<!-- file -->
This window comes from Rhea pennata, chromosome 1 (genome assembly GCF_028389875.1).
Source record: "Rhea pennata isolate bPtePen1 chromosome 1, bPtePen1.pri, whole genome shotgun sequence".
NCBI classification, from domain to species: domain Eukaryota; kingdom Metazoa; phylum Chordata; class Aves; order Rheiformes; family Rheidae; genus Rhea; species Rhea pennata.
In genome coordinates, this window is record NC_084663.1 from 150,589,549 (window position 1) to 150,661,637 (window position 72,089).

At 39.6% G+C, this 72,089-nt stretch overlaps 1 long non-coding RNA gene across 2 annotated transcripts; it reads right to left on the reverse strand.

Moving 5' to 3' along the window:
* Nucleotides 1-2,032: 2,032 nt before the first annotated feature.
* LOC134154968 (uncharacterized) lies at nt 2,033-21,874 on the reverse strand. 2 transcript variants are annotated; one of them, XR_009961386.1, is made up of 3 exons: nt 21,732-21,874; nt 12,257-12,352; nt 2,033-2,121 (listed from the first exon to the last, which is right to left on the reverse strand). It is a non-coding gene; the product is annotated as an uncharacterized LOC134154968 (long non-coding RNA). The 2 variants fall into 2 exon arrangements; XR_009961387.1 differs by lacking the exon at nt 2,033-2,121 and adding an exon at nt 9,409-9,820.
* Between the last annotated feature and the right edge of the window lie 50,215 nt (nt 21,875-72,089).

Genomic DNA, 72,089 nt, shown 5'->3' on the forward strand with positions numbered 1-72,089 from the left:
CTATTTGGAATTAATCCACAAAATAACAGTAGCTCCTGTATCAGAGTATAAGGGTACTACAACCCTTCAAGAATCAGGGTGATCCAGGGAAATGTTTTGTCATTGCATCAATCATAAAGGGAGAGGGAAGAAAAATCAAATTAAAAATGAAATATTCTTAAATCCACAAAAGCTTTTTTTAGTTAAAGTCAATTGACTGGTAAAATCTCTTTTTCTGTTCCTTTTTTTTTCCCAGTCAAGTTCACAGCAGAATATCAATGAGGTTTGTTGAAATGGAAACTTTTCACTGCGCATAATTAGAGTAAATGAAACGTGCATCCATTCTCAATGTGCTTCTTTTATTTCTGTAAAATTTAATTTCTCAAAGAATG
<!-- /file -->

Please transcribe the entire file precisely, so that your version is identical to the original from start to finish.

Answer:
This window comes from Rhea pennata, chromosome 1 (genome assembly GCF_028389875.1).
Source record: "Rhea pennata isolate bPtePen1 chromosome 1, bPtePen1.pri, whole genome shotgun sequence".
NCBI classification, from domain to species: domain Eukaryota; kingdom Metazoa; phylum Chordata; class Aves; order Rheiformes; family Rheidae; genus Rhea; species Rhea pennata.
In genome coordinates, this window is record NC_084663.1 from 150,589,549 (window position 1) to 150,661,637 (window position 72,089).

At 39.6% G+C, this 72,089-nt stretch overlaps 1 long non-coding RNA gene across 2 annotated transcripts; it reads right to left on the reverse strand.

Moving 5' to 3' along the window:
* Nucleotides 1-2,032: 2,032 nt before the first annotated feature.
* LOC134154968 (uncharacterized) lies at nt 2,033-21,874 on the reverse strand. 2 transcript variants are annotated; one of them, XR_009961386.1, is made up of 3 exons: nt 21,732-21,874; nt 12,257-12,352; nt 2,033-2,121 (listed from the first exon to the last, which is right to left on the reverse strand). It is a non-coding gene; the product is annotated as an uncharacterized LOC134154968 (long non-coding RNA). The 2 variants fall into 2 exon arrangements; XR_009961387.1 differs by lacking the exon at nt 2,033-2,121 and adding an exon at nt 9,409-9,820.
* Between the last annotated feature and the right edge of the window lie 50,215 nt (nt 21,875-72,089).

Genomic DNA, 72,089 nt, shown 5'->3' on the forward strand with positions numbered 1-72,089 from the left:
CTATTTGGAATTAATCCACAAAATAACAGTAGCTCCTGTATCAGAGTATAAGGGTACTACAACCCTTCAAGAATCAGGGTGATCCAGGGAAATGTTTTGTCATTGCATCAATCATAAAGGGAGAGGGAAGAAAAATCAAATTAAAAATGAAATATTCTTAAATCCACAAAAGCTTTTTTTAGTTAAAGTCAATTGACTGGTAAAATCTCTTTTTCTGTTCCTTTTTTTTTCCCAGTCAAGTTCACAGCAGAATATCAATGAGGTTTGTTGAAATGGAAACTTTTCACTGCGCATAATTAGAGTAAATGAAACGTGCATCCATTCTCAATGTGCTTCTTTTATTTCTGTAAAATTTAATTTCTCAAAGAATG